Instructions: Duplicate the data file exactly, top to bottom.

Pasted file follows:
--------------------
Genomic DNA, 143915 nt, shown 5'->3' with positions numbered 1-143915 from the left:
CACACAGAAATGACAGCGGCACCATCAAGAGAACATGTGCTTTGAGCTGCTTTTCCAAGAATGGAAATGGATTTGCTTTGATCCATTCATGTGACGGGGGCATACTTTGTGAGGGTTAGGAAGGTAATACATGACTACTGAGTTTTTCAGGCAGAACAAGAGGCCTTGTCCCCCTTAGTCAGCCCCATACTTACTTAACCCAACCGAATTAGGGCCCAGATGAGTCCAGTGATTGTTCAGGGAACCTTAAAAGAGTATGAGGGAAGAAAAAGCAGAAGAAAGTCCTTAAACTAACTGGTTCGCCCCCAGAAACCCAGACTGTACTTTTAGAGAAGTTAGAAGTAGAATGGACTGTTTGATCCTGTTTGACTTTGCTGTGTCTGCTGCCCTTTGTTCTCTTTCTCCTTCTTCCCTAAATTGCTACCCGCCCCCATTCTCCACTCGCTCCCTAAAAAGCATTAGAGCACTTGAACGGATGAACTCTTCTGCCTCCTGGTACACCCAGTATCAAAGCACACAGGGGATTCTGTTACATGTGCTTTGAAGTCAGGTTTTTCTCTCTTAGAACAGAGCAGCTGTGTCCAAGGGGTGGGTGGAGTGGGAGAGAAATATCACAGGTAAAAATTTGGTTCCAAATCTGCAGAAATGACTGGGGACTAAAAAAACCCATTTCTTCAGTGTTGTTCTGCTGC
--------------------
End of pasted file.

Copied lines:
Genomic DNA, 143915 nt, shown 5'->3' with positions numbered 1-143915 from the left:
CACACAGAAATGACAGCGGCACCATCAAGAGAACATGTGCTTTGAGCTGCTTTTCCAAGAATGGAAATGGATTTGCTTTGATCCATTCATGTGACGGGGGCATACTTTGTGAGGGTTAGGAAGGTAATACATGACTACTGAGTTTTTCAGGCAGAACAAGAGGCCTTGTCCCCCTTAGTCAGCCCCATACTTACTTAACCCAACCGAATTAGGGCCCAGATGAGTCCAGTGATTGTTCAGGGAACCTTAAAAGAGTATGAGGGAAGAAAAAGCAGAAGAAAGTCCTTAAACTAACTGGTTCGCCCCCAGAAACCCAGACTGTACTTTTAGAGAAGTTAGAAGTAGAATGGACTGTTTGATCCTGTTTGACTTTGCTGTGTCTGCTGCCCTTTGTTCTCTTTCTCCTTCTTCCCTAAATTGCTACCCGCCCCCATTCTCCACTCGCTCCCTAAAAAGCATTAGAGCACTTGAACGGATGAACTCTTCTGCCTCCTGGTACACCCAGTATCAAAGCACACAGGGGATTCTGTTACATGTGCTTTGAAGTCAGGTTTTTCTCTCTTAGAACAGAGCAGCTGTGTCCAAGGGGTGGGTGGAGTGGGAGAGAAATATCACAGGTAAAAATTTGGTTCCAAATCTGCAGAAATGACTGGGGACTAAAAAAACCCATTTCTTCAGTGTTGTTCTGCTGC